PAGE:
The impact of an inter-professional induction program on the perception of inter-professional collaboration (IPC) among new staff at a tertiary rehabilitation center (Published 2015)
Apr 06, 2016
Lee W.K, Goo L.K, Tan P.P, Lim P.H and Pakkirisami M.
It has been shown that inter-professional collaboration (IPC) training within the undergraduate curriculum can enhance students’ perceived communication skills and teamwork abilities. This study aims to develop an effective inter-professional induction program on IPC in a clinical setting.
Background: Existing literatures showed IPC trainings within undergraduate curriculum could enhance students’ perceived communication skills and teamwork abilities. However, the values of IPC training for staff in clinical actual setting are unclear.
Aim: To develop an effective inter-professional induction program for new staff at Tan Tock Seng Hospital Rehabilitation Centre in Singapore aiming to improve their perception on IPC.
Method: Participants went through e-learning materials prior attending a workshop focusing on IPC core competencies through real case studies, discussions and interactive activities.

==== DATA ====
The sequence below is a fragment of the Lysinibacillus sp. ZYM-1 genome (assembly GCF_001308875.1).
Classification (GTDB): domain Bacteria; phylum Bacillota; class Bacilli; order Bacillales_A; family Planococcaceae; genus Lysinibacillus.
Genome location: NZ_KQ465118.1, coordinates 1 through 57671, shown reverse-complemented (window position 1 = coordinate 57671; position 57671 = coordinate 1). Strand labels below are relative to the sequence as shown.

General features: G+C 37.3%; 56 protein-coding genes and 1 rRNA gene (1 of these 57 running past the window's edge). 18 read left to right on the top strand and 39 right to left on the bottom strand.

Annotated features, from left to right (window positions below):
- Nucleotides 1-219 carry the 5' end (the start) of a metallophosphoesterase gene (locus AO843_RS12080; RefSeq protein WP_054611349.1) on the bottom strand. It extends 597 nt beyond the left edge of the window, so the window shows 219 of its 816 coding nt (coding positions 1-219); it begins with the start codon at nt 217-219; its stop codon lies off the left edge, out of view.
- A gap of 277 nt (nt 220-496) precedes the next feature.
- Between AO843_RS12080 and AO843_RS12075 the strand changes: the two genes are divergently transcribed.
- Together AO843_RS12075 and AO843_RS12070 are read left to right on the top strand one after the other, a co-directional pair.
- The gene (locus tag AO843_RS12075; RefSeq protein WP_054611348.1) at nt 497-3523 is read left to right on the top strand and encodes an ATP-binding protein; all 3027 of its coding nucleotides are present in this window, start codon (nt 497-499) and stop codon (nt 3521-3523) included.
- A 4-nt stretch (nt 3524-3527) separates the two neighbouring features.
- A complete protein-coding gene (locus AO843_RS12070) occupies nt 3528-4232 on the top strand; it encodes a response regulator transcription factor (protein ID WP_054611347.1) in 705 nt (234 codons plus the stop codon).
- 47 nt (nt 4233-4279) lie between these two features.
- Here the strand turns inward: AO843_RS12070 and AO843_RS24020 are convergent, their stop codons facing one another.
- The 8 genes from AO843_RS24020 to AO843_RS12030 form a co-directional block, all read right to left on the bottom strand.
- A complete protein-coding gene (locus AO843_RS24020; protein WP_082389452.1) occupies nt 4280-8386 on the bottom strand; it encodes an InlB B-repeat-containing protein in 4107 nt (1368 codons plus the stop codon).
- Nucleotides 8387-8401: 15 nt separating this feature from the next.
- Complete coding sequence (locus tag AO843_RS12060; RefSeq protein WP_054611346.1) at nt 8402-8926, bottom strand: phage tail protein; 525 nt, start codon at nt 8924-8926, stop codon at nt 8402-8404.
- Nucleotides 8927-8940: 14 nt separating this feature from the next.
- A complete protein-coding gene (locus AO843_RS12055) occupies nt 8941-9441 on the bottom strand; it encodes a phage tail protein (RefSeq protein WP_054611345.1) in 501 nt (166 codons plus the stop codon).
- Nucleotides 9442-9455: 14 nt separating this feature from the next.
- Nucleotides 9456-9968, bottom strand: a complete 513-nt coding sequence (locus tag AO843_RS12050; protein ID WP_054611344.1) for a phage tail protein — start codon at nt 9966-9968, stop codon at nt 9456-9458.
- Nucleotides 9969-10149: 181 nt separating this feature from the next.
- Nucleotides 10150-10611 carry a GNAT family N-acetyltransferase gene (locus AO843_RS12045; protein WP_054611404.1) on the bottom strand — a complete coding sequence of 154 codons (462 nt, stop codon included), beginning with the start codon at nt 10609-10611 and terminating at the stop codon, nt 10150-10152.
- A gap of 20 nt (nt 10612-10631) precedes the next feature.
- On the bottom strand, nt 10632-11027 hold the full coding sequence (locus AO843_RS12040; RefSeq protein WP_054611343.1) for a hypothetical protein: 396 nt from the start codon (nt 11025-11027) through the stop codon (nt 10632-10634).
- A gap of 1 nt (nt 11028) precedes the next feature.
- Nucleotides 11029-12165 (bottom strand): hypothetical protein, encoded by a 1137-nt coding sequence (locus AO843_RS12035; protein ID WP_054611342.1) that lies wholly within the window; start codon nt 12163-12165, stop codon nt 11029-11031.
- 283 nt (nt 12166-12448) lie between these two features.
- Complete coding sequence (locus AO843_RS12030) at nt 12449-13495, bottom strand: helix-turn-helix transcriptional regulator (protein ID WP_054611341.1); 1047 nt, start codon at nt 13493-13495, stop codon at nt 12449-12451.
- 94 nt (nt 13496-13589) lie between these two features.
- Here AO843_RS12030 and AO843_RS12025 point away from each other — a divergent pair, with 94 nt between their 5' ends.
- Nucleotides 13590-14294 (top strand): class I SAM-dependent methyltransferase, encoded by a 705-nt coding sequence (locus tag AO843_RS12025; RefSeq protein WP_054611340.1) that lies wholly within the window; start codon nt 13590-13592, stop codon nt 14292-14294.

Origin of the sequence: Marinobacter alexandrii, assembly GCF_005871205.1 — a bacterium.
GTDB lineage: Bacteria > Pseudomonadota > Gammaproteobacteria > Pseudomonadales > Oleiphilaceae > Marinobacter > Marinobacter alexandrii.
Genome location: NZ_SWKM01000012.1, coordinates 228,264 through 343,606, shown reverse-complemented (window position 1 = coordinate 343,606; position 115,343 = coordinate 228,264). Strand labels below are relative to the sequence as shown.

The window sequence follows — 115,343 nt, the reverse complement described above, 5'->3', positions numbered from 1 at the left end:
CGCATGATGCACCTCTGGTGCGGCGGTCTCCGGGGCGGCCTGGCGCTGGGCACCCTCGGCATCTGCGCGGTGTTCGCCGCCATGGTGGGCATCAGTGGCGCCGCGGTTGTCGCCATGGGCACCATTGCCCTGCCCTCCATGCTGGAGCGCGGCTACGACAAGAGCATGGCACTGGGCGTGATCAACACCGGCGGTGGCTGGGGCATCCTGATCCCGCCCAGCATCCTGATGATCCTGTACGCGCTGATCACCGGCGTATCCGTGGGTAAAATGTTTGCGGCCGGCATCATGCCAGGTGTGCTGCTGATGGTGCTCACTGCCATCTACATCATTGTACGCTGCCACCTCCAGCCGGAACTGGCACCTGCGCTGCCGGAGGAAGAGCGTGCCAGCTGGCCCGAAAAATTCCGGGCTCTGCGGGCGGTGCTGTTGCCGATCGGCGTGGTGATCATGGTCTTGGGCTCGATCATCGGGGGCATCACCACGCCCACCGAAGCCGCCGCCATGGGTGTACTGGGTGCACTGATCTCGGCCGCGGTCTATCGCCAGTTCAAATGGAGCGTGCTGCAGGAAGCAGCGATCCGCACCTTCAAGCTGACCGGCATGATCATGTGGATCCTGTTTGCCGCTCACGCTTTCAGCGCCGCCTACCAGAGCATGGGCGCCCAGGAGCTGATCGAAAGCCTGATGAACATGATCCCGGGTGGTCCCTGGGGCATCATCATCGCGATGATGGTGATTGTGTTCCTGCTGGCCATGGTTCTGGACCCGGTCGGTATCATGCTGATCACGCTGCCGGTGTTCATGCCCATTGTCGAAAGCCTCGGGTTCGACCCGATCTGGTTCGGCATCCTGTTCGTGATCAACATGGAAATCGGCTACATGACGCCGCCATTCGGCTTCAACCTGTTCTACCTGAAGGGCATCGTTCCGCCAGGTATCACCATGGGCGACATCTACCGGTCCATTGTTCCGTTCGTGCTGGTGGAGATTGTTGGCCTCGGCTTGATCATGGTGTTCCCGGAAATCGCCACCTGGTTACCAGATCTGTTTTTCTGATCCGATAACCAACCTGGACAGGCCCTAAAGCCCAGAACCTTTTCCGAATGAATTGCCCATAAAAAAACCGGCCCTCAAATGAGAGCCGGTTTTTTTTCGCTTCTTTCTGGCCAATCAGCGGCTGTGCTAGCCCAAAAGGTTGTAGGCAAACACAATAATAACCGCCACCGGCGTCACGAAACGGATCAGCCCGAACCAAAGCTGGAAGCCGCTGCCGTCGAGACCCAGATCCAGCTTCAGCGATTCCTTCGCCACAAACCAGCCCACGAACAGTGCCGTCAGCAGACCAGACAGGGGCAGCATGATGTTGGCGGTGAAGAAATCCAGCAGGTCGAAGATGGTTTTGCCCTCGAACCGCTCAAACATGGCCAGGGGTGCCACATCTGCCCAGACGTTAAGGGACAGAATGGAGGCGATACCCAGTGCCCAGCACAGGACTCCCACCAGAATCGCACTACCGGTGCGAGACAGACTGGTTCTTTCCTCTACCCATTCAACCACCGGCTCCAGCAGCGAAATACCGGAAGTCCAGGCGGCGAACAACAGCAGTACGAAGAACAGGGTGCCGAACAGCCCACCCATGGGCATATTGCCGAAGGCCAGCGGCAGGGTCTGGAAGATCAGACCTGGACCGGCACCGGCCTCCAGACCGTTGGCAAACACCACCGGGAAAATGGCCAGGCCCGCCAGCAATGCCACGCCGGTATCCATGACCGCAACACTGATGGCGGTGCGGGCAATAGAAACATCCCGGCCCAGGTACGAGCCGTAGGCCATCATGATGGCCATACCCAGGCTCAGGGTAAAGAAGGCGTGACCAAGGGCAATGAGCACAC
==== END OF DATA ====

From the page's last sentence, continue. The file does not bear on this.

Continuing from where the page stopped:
Results: 24 new staff from different professional background (8 physicians, 7 nurses, 8 physiotherapists and 1 occupational therapist) participated in the study. The results showed the mean ATHCT score, team skill scale score and team fitness test score had increased from 92.13 to 95.71 (p=0.009), 52.17 to 57.38 (p=0.036) and 76.29 to 82.08 (p=0.013) respectively.
Discussion and conclusion: The results suggested IPC induction or education in clinical setting is valuable and important to enhance IPC perception for setting good foundation for IPC practice. Contextualized IPC training conducted in clinical setting is also believed to be more superior to generic training conducted during undergraduate or pre-professional training, as the training could be designed specifically to suit actual work requirement and culture.
I enjoyed reading this paper and it shows how the authors were able to partly fill the gap in inter-professional collaboration created by a lack of relevant a sects in undergraduate curricula . Although the methodology was not that innovative and the results were possible predictable, I do believe, as the authors state, that this can develop into something more effective. As is often with these studies there is a lack of long term evaluation and a follow-up to this study, but if this can promote IPE in undergraduate education within the region, then the research has been effective.